The reality of mentally ill people is one of the silent truths of our present-day society. Millions of people are suffering from anxiety, OCD, depression and other disorders each and every day. In our society, some of us continue using words like ‘mentally ill’, ‘OCD’ and ‘bipolar’ casually as though that it’s just a part of everyday conversation, but now we have to become more informed about mental health and learn how much our words can damage other’s health. This World Mental Health Day (2018) is pledged to raise awareness of Mental Health to fight the stigma. The mirror does not always tell the truth, we must be kind and not shame others as we may not have any idea about what they are going through in their life. We encourage everyone to take care of their own mental health, whether you have a mental health illness or not, and to not feel ashamed to speak about what you are going through.
One of the four people in this world is suffering from neurological or mental illness. World Mental Health Day (10 October) is a day for global mental health education, awareness and advocacy against social stigma. It was first celebrated in 1992, but even now it is important that everyone is educated on exactly what mental health is, how important it is and how to understand and support others who are dealing with mental health problems. In this rapidly changing world, the younger generation are the most affected people on count. The NHS revealed that almost 400,000 children and young people aged 18 and younger are in contact with our health service for mental health problems.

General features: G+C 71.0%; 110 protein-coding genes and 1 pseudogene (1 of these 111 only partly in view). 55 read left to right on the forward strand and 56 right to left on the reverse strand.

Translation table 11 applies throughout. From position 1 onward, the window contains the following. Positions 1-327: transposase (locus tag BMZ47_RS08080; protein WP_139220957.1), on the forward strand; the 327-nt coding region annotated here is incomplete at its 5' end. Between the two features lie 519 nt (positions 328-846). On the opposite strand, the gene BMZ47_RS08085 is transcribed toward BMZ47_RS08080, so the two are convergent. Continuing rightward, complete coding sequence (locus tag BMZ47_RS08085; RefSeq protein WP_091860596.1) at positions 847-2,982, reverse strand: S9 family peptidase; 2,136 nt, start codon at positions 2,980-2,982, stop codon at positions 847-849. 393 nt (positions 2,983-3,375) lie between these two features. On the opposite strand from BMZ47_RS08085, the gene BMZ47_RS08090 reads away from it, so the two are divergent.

One of the global problems in regards to mental health, is people ask themselves: “how will people react?” when they think about their mental illness. Until and unless we end the stigma around mental health, this will continue to remain a question all mentally ill people have to ask themselves. We hope that with the help of international days such as World Mental Health Day and mental health charities across the UK, the stigma attached to Mental Health will eventually be removed.
If you are concerned about the mental health of yourself or a loved one, please do not hesitate to contact your GP.